Tired eyes, hands and mind? Slave to your smartphone and a compulsive ‘selfie-taker? Young people are the ones that suffer the most from techno-addictions and the new ailments of the 21st century.

Three hours a day. It is the average time that young people spend diving in the digital sea, according to studies carried out by Nominalia and TNS. A recent PISA report found that 22% of Spanish teens are extreme Internet users, spending up to six hours online a day. Younger generations keep spending more and more time hooked on to their smartphones. But, what content do they consume and on what devices? And, more importantly, what diseases and addictions is this generation suffering?

First off, a selfie

The Greek myth of Narcissus has come to life in many users of social media such as Instagram or Snapchat and their ephemeral publications. The appetite for preserving memories and the lack of restraint when exhibiting every aspect of one’s private life seem to be factors that have led to this addiction. However, psychologist Jonathan García-Allen in an article in ‘Psicología y Mente‘, a psychology journal, argues that “selfies are a consequence of the culture and the socio-economic system in which we live. We have been educated to consume aesthetics, leisure and entertainment because they are axial elements of a society that tends to alienate people and to standardize certain criteria about beauty and fun,” although, he adds “the main problem is not new technologies, but the pathological use of them.”

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Addicted or not, selfies are an intrinsic part of Generation Y’s lifestyle. Unsurprisingly, Fundéu, a non-profit organization that defends the unity and purity of the Spanish language, chose ‘selfi’, Spanish for selfie, as word of the year back in 2014. And to take the best pictures, there are plenty of add-ons in the market. While the term ‘monopod’ may mean nothing to many, its synonym, ‘selfie stick’, is sure to summon images of the Tower of Pisa or the Niagara Falls tarnished by dozens of metallic colored sticks. Other ‘wearables’ include smartphone lenses that allow taking a wider variety of shots, including ‘fisheye’ or ‘wide angle’ shots; 360º rotation tripods, perfect for taking the best landscape pictures; and even mobile phone cases with built-in flash and lens.

The health hazards of the techno-addicted

The pace of technological and social progress has increased exponentially in recent years, and young people have been quick to harness the potential of not only digital devices for photography, but of the digital era at large. Health, economic and cultural problems are the other side of the coin. Some of these downsides, although not entirely exclusive to this generation, have been aggravated by this ‘stage 2.0’:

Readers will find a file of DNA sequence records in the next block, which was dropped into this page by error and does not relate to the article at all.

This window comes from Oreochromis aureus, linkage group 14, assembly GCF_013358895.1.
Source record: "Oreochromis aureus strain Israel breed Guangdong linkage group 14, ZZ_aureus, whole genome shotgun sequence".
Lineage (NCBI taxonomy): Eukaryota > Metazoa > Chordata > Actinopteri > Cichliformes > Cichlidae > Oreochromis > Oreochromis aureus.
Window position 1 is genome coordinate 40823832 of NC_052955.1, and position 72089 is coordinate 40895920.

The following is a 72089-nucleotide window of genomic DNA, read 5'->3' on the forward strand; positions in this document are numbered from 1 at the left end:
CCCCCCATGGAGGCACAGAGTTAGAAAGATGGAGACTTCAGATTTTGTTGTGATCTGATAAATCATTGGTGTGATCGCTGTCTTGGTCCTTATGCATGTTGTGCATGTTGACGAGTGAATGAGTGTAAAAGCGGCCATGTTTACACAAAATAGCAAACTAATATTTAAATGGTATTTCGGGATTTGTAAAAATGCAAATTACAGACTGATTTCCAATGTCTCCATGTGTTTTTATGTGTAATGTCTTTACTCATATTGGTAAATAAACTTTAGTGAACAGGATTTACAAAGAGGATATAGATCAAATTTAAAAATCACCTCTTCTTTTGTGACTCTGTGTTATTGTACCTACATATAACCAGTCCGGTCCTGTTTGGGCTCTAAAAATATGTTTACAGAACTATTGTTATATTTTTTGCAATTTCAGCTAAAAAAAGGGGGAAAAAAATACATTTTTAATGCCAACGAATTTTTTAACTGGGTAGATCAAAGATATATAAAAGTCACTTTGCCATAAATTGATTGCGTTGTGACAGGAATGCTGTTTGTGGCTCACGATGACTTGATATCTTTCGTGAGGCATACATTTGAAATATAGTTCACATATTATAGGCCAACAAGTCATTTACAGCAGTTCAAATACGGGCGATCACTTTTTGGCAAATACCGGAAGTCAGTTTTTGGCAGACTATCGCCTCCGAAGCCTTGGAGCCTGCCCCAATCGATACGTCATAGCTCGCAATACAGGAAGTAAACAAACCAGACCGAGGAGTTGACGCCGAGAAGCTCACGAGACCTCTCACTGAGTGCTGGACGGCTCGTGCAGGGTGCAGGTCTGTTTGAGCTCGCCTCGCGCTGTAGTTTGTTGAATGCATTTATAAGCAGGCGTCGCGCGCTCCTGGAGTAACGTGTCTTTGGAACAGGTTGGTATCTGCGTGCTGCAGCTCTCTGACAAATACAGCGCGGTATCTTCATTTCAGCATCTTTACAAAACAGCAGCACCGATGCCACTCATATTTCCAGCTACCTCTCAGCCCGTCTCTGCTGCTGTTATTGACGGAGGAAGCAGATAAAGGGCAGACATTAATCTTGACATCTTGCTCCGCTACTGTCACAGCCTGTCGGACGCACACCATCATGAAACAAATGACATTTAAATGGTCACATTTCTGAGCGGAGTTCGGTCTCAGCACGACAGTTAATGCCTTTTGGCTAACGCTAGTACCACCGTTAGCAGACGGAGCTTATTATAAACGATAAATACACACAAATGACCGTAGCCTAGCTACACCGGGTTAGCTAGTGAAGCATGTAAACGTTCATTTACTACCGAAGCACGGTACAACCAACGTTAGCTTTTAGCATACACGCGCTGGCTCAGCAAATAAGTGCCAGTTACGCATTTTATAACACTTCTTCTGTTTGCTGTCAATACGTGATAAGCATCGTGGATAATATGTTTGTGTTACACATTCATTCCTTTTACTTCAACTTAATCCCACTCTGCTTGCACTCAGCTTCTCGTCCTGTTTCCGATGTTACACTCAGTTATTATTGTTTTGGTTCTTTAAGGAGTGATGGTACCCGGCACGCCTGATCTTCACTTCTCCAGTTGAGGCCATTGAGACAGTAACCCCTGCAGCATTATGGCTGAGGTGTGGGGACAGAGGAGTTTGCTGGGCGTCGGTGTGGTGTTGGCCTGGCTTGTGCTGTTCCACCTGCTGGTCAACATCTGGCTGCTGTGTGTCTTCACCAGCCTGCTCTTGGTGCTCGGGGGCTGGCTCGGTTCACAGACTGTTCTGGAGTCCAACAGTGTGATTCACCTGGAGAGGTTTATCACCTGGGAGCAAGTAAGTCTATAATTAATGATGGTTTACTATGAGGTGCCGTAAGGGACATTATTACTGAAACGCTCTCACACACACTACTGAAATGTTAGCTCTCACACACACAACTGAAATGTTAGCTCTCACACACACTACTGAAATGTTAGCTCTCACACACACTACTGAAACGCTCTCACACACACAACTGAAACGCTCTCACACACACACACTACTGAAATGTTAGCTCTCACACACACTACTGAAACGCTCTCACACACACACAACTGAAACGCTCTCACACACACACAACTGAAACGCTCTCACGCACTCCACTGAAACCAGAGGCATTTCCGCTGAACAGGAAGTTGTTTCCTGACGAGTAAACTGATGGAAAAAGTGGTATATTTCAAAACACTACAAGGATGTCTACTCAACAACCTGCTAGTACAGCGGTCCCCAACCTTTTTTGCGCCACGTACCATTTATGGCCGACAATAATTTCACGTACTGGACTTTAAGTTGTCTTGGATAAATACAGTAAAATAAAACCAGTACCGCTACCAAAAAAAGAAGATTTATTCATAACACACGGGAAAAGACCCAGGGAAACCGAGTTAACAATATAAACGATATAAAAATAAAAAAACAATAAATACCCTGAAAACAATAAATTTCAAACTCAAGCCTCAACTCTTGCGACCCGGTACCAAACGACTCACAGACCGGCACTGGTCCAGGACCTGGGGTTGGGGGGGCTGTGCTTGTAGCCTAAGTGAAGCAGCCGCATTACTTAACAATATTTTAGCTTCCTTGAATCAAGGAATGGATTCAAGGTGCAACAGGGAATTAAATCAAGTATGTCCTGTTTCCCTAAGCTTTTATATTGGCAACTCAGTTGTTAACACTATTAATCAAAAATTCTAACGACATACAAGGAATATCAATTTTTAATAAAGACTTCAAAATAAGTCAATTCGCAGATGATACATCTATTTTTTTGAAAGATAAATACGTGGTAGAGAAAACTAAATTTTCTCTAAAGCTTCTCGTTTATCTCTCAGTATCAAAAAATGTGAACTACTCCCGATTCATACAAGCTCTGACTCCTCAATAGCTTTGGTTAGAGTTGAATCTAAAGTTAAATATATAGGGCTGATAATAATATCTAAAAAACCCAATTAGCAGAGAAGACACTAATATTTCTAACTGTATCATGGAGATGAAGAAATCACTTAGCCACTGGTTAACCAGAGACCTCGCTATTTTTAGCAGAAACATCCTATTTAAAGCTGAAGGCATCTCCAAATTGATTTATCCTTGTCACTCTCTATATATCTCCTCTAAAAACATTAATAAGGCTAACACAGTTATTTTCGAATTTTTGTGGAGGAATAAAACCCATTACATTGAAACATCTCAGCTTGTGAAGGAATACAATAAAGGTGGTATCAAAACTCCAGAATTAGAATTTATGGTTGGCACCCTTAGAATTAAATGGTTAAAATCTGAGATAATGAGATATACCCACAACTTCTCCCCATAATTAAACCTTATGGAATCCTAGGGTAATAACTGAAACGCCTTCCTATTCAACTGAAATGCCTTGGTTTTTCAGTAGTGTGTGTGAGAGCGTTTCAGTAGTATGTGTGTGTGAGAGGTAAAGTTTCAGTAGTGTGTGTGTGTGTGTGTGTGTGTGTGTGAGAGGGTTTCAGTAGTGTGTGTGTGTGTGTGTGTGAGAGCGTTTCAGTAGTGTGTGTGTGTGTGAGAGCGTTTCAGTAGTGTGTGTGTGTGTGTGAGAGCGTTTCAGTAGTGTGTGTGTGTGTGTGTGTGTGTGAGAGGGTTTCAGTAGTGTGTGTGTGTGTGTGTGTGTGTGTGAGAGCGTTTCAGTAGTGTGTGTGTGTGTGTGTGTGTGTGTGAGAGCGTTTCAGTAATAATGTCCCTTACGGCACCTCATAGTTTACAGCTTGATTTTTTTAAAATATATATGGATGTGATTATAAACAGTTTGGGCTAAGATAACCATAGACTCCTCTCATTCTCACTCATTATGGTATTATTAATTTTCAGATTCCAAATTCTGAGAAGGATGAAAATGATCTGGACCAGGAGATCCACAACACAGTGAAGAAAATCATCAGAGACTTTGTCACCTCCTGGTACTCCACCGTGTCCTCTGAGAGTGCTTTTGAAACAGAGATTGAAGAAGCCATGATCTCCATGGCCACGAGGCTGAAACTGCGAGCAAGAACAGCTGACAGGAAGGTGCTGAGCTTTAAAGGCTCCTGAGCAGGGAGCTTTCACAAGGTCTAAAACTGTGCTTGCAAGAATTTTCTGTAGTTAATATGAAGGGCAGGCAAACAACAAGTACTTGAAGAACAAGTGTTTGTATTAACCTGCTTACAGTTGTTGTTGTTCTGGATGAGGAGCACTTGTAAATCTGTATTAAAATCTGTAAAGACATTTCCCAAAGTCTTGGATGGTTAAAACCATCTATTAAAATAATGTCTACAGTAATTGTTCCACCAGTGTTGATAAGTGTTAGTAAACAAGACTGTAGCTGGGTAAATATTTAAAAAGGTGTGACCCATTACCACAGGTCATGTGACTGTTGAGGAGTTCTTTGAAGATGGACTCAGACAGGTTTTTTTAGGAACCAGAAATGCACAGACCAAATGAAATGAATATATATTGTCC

• Nomophobia. This pathology is perhaps the most typically millennial. The Anglicism refers to the fear, anxiety and obsession some individuals suffer when they’re without their smartphone or internet connection. Hyperconnectivity and information addiction is more common among younger people, some of which can spend more than seven hours a day connected.
  • Permanent consumerism. The pursuit of instant gratification, novelty, and sharing experiences have spawned a ‘Whenever Whatever & Wherever I Want’ mindset, which translates into immediate purchases through mobile devices. While it may seem like an advantage for brands, they are still trying to figure out how to reach out to millennials, which make decisions most impulsively.
  • Visual fatigue, dry eye syndrome, and other eye conditions are a result, to a large extent, of the amount of hours that individuals spend staring at a screen. What other parts of the body may be affected by the excessive use of these virtual devices? Incredible as it may seem, intensive use of virtual keyboards can induce a variety of strain injuries affecting thumbs, wrists and hands.
  • Dysthymia. This is the largely unknown medical term for a much more famous condition: Depression. Specifically, a mild but chronic form of depression. This mood disorder may be hard to detect, especially in children and teenagers, but can cripple the professional and social life of those that suffer it. What can trigger it? Anything from a ‘sold out’ banner to their favorite ‘youtuber’ failing to post his/her weekly video.

The main problem is not new technologies, but the pathological use of them” García Allen

When fandom becomes an obsession

For some psychologists, such as José Félix Rodríguez, that the ‘fan phenomena’ among younger people and teenagers should not be a cause for concern, since they correspond to group movements and the sense of belonging. However, Rodríguez stresses that “certain people fail to establish this identity and may end-up spiraling into unhealthy personality worship disorders.” Some examples could be the criticism that targets some ‘influencers’ for their lifestyle. Even though they have a team of people behind and work long hours, they are not safe from haters, and fan harassment has forced some of these influencers to move houses. Even fashion brands have come to rebel against this phenomenon in their designs.

However, the feeling of admiration towards celebrities can have some positive effects that should not be overlooked, because “belonging to a group of fans helps teens to connect with other like-minded people on social networks throughout the year, as well as in events and concerts, “says Professor Laurel Steinberg.

Contact: Communications

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